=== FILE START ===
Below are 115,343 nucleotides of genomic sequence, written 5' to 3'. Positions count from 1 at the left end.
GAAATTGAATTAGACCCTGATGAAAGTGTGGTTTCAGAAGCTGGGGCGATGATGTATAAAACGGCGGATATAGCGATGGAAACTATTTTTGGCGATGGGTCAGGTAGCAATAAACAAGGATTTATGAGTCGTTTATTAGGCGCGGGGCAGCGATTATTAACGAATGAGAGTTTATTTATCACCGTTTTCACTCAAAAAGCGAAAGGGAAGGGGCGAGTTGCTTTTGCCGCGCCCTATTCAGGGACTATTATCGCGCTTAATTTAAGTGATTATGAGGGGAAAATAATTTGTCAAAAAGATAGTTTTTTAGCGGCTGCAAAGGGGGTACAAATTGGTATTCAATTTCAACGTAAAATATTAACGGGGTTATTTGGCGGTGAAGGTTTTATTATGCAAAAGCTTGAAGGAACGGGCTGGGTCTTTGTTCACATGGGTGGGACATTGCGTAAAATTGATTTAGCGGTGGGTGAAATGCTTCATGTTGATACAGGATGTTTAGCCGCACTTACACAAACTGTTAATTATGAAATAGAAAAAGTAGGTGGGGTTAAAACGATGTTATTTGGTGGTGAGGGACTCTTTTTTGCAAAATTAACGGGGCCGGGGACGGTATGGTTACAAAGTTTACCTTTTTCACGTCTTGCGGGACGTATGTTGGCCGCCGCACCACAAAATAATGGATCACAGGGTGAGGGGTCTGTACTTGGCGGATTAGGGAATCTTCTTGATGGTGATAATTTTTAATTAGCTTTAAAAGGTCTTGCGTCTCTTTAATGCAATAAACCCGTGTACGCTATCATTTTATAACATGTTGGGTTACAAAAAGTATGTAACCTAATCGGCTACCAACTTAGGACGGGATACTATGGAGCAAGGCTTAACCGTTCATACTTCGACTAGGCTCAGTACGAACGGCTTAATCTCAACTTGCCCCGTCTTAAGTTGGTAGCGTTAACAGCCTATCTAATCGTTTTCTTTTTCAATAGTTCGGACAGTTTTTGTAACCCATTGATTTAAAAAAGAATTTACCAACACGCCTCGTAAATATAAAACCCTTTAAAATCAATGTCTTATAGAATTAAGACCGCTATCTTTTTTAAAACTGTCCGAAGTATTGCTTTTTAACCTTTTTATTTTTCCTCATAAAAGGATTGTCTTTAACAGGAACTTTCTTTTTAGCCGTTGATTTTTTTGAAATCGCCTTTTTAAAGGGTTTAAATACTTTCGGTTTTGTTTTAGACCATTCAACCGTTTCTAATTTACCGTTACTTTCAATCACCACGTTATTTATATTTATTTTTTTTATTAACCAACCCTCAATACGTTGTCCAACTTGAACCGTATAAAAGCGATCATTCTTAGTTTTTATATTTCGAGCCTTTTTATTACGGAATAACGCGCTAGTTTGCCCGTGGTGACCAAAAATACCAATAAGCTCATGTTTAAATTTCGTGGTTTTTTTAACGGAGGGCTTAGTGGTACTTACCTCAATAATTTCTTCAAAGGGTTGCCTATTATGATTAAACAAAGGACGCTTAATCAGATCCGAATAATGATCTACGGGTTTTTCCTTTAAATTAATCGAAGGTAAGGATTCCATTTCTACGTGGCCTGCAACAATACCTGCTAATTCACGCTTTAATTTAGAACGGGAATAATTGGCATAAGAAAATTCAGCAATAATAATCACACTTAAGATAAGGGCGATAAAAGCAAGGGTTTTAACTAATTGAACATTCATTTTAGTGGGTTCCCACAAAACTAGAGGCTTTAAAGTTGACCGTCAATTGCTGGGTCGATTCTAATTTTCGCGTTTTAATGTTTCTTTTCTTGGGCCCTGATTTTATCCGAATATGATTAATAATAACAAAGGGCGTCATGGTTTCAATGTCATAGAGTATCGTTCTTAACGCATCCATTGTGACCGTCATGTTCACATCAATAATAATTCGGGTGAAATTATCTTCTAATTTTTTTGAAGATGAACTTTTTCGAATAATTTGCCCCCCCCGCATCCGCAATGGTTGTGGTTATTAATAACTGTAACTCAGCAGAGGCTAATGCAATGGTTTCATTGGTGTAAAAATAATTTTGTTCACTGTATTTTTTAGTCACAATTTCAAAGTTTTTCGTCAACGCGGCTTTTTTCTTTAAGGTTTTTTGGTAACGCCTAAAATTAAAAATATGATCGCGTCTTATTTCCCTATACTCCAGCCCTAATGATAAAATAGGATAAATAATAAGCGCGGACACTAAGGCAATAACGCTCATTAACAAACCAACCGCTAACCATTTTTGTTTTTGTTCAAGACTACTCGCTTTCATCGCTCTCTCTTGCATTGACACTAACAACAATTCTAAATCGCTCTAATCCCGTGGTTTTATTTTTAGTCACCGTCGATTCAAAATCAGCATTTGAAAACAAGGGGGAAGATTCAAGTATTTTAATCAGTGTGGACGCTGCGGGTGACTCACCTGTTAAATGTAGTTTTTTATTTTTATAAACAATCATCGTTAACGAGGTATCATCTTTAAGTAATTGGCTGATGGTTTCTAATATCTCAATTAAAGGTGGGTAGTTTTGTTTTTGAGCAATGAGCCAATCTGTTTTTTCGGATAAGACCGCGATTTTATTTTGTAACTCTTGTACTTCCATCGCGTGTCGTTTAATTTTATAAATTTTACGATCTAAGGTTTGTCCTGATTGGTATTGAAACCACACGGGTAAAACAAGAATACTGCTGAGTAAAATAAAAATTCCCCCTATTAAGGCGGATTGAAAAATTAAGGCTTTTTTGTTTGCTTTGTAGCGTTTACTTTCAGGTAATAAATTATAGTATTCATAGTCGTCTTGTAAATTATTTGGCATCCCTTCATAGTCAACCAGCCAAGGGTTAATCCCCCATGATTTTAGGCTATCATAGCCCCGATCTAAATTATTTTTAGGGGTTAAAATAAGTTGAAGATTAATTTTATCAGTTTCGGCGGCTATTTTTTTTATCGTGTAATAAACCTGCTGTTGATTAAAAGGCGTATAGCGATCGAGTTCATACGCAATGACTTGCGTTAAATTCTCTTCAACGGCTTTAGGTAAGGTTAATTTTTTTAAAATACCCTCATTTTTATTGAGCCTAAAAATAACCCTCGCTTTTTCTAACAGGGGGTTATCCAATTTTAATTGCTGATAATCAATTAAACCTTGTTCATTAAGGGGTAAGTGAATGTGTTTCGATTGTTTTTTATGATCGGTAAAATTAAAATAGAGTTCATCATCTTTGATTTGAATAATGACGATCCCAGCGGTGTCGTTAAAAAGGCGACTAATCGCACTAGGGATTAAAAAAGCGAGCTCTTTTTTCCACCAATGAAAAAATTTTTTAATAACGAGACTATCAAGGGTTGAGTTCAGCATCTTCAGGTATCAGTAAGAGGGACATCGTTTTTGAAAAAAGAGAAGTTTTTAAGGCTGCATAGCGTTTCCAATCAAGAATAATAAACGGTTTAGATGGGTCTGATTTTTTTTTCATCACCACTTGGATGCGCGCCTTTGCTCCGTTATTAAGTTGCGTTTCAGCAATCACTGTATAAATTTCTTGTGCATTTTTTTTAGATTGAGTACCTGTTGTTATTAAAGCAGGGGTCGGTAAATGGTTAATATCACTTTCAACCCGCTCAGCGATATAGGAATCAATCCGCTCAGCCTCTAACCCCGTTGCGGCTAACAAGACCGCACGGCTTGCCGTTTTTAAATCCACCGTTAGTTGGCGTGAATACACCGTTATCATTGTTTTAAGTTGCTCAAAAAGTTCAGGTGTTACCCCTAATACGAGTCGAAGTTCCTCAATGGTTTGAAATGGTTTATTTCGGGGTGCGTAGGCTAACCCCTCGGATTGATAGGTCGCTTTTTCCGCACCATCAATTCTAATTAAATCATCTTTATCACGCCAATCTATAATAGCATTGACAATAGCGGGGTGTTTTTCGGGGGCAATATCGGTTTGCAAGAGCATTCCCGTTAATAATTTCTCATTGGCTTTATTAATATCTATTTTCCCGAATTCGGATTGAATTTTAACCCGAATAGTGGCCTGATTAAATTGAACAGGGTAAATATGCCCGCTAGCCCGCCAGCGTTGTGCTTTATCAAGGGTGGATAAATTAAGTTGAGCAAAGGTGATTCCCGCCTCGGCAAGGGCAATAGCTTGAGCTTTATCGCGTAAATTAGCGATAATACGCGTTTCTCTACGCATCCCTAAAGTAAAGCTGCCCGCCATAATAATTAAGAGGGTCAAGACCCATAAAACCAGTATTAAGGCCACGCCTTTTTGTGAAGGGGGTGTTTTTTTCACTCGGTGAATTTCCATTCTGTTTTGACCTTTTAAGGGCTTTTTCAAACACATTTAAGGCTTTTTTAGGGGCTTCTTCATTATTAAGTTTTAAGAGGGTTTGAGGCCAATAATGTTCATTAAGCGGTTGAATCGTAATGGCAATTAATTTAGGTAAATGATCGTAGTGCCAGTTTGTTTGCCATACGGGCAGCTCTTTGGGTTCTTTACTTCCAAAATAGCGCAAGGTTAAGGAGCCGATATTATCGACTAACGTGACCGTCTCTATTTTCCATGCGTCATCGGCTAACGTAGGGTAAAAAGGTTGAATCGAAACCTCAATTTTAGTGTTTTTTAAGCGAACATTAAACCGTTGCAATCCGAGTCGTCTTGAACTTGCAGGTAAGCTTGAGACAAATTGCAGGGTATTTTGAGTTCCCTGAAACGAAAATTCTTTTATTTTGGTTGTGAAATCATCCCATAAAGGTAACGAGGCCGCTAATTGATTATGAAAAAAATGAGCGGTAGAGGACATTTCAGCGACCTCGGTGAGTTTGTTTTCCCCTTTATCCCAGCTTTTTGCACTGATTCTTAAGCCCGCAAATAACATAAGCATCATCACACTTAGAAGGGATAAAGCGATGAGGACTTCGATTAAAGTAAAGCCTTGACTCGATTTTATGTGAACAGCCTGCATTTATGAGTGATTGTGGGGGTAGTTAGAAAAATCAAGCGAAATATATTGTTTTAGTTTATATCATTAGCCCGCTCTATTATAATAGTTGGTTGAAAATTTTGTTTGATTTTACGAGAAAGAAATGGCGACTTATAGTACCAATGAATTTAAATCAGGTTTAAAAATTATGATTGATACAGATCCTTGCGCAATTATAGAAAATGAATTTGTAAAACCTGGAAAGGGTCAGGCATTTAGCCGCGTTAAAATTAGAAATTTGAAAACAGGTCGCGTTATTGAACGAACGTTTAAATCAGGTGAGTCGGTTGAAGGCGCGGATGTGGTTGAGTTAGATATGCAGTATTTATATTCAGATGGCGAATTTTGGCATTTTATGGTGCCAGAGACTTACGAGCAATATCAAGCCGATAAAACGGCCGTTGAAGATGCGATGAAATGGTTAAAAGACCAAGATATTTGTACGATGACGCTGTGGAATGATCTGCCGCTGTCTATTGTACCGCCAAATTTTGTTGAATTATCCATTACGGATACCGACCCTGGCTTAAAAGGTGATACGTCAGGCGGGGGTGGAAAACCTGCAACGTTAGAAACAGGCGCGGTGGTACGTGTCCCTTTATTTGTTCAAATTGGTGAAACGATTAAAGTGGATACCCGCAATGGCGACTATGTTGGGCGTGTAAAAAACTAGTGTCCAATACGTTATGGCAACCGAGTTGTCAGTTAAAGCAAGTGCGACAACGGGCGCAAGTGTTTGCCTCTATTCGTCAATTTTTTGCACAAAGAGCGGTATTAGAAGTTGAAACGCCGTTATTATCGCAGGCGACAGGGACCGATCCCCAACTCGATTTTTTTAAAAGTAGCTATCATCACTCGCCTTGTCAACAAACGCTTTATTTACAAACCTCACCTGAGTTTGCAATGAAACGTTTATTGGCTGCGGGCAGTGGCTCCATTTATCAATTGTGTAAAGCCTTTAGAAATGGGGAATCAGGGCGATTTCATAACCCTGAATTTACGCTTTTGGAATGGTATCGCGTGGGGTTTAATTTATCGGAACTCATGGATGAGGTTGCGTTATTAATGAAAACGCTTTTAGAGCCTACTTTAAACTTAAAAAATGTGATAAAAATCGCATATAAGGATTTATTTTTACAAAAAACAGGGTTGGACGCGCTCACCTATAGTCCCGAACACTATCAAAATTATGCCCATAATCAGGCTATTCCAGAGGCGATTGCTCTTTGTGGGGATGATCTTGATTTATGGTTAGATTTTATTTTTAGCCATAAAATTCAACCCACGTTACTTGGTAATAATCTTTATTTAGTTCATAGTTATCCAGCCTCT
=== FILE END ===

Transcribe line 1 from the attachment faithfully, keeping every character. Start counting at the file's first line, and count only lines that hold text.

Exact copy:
Below are 115,343 nucleotides of genomic sequence, written 5' to 3'. Positions count from 1 at the left end.